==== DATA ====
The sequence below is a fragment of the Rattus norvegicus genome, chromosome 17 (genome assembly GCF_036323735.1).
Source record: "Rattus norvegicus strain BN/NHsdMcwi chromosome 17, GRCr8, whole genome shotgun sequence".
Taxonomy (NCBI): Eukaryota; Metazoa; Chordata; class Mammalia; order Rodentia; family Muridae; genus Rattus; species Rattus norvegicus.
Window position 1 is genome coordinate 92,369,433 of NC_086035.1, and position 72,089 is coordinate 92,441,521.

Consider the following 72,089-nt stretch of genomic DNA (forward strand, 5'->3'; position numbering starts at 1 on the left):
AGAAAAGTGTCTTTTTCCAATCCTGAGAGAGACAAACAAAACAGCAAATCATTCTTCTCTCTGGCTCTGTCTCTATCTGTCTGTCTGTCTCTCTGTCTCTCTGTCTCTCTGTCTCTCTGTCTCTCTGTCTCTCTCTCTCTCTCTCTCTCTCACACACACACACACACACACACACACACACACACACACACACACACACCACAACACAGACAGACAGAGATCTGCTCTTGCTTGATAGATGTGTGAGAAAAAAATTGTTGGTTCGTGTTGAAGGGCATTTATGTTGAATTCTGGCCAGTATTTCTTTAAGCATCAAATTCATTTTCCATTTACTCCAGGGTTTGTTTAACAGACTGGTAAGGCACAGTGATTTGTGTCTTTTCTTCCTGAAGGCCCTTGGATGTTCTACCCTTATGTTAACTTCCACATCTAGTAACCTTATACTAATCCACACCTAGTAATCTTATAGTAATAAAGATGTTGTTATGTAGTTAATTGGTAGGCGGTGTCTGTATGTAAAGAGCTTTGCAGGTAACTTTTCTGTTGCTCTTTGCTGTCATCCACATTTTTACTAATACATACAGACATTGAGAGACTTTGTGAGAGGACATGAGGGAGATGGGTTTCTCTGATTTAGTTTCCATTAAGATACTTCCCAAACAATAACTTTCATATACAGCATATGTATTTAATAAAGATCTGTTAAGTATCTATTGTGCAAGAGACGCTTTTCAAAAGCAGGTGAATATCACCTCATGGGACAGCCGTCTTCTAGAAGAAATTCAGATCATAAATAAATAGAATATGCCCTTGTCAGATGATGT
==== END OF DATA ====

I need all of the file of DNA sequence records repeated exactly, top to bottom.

The sequence below is a fragment of the Rattus norvegicus genome, chromosome 17 (genome assembly GCF_036323735.1).
Source record: "Rattus norvegicus strain BN/NHsdMcwi chromosome 17, GRCr8, whole genome shotgun sequence".
Taxonomy (NCBI): Eukaryota; Metazoa; Chordata; class Mammalia; order Rodentia; family Muridae; genus Rattus; species Rattus norvegicus.
Window position 1 is genome coordinate 92,369,433 of NC_086035.1, and position 72,089 is coordinate 92,441,521.

Consider the following 72,089-nt stretch of genomic DNA (forward strand, 5'->3'; position numbering starts at 1 on the left):
AGAAAAGTGTCTTTTTCCAATCCTGAGAGAGACAAACAAAACAGCAAATCATTCTTCTCTCTGGCTCTGTCTCTATCTGTCTGTCTGTCTCTCTGTCTCTCTGTCTCTCTGTCTCTCTGTCTCTCTGTCTCTCTCTCTCTCTCTCTCTCTCACACACACACACACACACACACACACACACACACACACACACACACACCACAACACAGACAGACAGAGATCTGCTCTTGCTTGATAGATGTGTGAGAAAAAAATTGTTGGTTCGTGTTGAAGGGCATTTATGTTGAATTCTGGCCAGTATTTCTTTAAGCATCAAATTCATTTTCCATTTACTCCAGGGTTTGTTTAACAGACTGGTAAGGCACAGTGATTTGTGTCTTTTCTTCCTGAAGGCCCTTGGATGTTCTACCCTTATGTTAACTTCCACATCTAGTAACCTTATACTAATCCACACCTAGTAATCTTATAGTAATAAAGATGTTGTTATGTAGTTAATTGGTAGGCGGTGTCTGTATGTAAAGAGCTTTGCAGGTAACTTTTCTGTTGCTCTTTGCTGTCATCCACATTTTTACTAATACATACAGACATTGAGAGACTTTGTGAGAGGACATGAGGGAGATGGGTTTCTCTGATTTAGTTTCCATTAAGATACTTCCCAAACAATAACTTTCATATACAGCATATGTATTTAATAAAGATCTGTTAAGTATCTATTGTGCAAGAGACGCTTTTCAAAAGCAGGTGAATATCACCTCATGGGACAGCCGTCTTCTAGAAGAAATTCAGATCATAAATAAATAGAATATGCCCTTGTCAGATGATGT